Today’s trading was sparked by the ISM services report, something that has not attracted much attention in recent years.  The Market has focused more on the traditional ISM manufacturing survey, partly because it has a longer history, and a clear link to GDP.  For those who have forgotten that report, released two trading days ago, it suggested GDP growth of 3% as of mid-January, the time of the survey.

The ISM service release was surrounded by some controversy because of a change in the method of calculation and the early release of the data.  The ISM, in circumstances nicely reported by Kelly Evans of the WSJ,  admitted in a conference call that information might have leaked, so they announced the result before the opening.  We are always amazed to see that people do not realize that big traders can always find a way to play information when regular stock markets are closed.  Globex futures trading, anyone?

Significance of the Report

Most market participants realize that the service economy has assumed greater importance in recent years.  The large move in the index played into the recession fears of many.  As the market declined, this seemed to be confirmation of increasing recession odds.

The market and media reaction was that if many react to a piece of data, it must be right.   Let us look a bit deeper into this information.  When so many stampede, there may be a contrarian opportunity.

We have tested the ISM service series against employment changes and other economic data, and we find it to be pretty good.  When comparing it to the ISM manufacturing index we discovered that it did not add much information.  We now have a single data point where there is a significant divergence.  This would be nice to test, but there are not many other divergences to use.

Our review of today’s news did not find anyone else who highlighted this statistical fact, or wondered about the meaning.  This provides an edge for our readers.

Other Interpretations and Advice

We realize that those with a predisposition to seize upon any evidence of incipient recession are touting today’s number, even if they never mentioned it before.  Readers might want to compare the current interpretations from these sources with those from past months when the services figure was stronger than manufacturing.  There is a lot of selective perception at work.  Pick your favorite source and do a search to find out whether this number was ever highlighted when it was strong.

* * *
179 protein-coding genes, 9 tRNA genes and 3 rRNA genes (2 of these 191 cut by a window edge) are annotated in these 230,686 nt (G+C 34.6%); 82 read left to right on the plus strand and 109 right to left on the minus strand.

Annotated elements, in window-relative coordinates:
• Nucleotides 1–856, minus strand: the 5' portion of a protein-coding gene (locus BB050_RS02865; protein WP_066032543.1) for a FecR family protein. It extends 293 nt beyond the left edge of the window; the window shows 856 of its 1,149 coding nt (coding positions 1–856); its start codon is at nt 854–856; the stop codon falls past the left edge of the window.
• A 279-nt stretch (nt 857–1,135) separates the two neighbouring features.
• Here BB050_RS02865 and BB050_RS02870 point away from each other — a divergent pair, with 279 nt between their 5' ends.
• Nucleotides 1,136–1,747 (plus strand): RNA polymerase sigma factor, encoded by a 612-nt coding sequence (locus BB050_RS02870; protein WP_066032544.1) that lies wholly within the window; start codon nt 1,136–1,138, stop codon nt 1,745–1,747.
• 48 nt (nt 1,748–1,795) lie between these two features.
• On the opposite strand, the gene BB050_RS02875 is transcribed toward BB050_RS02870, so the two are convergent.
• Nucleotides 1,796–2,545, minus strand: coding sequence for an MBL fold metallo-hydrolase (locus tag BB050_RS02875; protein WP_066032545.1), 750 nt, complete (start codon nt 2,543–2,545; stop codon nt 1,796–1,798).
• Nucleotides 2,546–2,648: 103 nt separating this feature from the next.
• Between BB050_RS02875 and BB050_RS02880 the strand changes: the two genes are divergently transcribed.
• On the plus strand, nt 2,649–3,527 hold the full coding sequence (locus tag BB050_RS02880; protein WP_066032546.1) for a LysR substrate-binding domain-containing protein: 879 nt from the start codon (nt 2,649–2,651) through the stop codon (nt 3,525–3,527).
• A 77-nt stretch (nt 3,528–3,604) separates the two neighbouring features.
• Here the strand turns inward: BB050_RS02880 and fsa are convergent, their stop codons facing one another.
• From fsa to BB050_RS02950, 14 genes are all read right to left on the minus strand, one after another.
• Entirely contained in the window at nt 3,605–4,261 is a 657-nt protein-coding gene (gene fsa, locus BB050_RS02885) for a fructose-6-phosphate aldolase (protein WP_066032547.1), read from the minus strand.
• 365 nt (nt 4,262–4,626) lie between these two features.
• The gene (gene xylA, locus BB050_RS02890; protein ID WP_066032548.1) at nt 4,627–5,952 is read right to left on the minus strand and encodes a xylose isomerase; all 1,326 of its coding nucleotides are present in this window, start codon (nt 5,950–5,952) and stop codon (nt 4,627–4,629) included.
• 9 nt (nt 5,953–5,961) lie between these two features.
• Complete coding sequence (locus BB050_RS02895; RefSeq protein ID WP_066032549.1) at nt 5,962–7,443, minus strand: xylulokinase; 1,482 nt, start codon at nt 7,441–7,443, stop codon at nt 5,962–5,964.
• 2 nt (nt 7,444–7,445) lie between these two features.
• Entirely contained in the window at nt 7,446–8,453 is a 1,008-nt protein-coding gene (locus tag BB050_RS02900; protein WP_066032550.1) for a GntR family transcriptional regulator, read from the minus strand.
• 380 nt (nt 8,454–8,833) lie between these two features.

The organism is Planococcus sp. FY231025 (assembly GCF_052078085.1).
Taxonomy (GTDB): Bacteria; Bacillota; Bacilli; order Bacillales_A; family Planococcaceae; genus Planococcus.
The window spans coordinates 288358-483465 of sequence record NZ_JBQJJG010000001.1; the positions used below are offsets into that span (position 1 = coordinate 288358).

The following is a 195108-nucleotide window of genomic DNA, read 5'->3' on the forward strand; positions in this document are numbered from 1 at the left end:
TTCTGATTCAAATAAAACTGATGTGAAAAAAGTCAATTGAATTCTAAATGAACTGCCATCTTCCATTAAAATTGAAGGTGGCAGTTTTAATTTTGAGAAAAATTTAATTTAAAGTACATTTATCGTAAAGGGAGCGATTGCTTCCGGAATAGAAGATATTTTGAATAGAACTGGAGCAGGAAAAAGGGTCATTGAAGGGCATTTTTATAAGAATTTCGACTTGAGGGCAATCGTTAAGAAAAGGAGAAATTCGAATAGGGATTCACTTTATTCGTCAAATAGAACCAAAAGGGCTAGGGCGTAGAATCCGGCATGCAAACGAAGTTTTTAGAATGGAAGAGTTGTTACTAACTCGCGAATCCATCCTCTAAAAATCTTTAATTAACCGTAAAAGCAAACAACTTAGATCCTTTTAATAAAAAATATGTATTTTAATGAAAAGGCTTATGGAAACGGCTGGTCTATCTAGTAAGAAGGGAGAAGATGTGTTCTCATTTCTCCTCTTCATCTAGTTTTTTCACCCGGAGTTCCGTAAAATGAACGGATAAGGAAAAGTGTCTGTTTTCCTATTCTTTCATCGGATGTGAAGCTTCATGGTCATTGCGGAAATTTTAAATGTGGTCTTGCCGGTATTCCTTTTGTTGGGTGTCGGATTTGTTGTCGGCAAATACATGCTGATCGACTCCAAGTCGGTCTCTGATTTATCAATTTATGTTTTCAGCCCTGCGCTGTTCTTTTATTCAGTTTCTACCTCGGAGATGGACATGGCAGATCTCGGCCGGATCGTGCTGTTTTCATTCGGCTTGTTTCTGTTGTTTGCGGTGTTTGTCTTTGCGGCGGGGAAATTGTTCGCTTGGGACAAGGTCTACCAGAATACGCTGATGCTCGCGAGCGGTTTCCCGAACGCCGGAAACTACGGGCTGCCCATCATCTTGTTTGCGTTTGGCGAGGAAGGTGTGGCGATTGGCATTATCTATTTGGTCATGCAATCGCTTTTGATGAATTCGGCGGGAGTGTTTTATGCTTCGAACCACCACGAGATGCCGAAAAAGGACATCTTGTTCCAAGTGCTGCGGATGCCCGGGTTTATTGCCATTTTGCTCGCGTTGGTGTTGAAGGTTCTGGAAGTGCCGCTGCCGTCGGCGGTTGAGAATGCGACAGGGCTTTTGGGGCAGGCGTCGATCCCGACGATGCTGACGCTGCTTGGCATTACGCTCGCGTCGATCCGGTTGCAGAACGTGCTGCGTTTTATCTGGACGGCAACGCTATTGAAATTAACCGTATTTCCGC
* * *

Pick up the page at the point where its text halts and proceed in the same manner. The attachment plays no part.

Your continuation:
Briefing.com, an unbiased interpreter of information, reports as follows:

The data seem inconsistent with the harder figures on spending and investment
and world trade which really provide the trends for domestic growth.  We also
believe that the intent of this ISM index — to reflect on growth for the entire
economy outside of manufacturing — is a mighty grand objective given the
simplicity of the survey questions. 

For each component (e.g.  activity, employment, orders), the question to the
survey respondents is simply, "Are conditions stronger, unchanged or weaker than
the prior month?"

Gary D. Smith, who has a strong multi-year record of market forecasting, provides excellent daily commentary on his blog.  Unlike some other providers of links,  Gary cites information from every possible source.  He tells the "whole truth" without any cherry-picking of information.  Here is his take:

I continue to see the US Fed as now “ahead of the curve” and the odds of an intermeeting rate cut are rising meaningfully. The VIX is rising 8.0% today to a high 28.0. The ISE Sentiment Index hit a below average 102.0 and the total put/call is hitting an above average 1.12. Finally, the NYSE Arms has been running very high again all day at 2.47, which is also a positive. I
still view the odds of a full retest or new lows in the market as
unlikely and further weakness providing good entry points in favorite
longs for investors.

Read the entire article to get the full context.

The Earnings Mythology

The recession hypothesis is getting an additional boost from commentators who claim that forward earnings are in decline.  Briefing.com has some great information on this:

According to Thomson Financial, fourth quarter 2007 earnings are expected to
decline by 20.7%.  The main reason for the decline is the financial sector’s
whopping 105% decrease in earnings.  If the sector was removed, earnings would
grow by 11.0%.  Homebuilders are also a drag.  For example, the consumer
discretionary sector’s earnings would grow by 7%, instead of declining by 15%,
if homebuilders were removed from the calculation.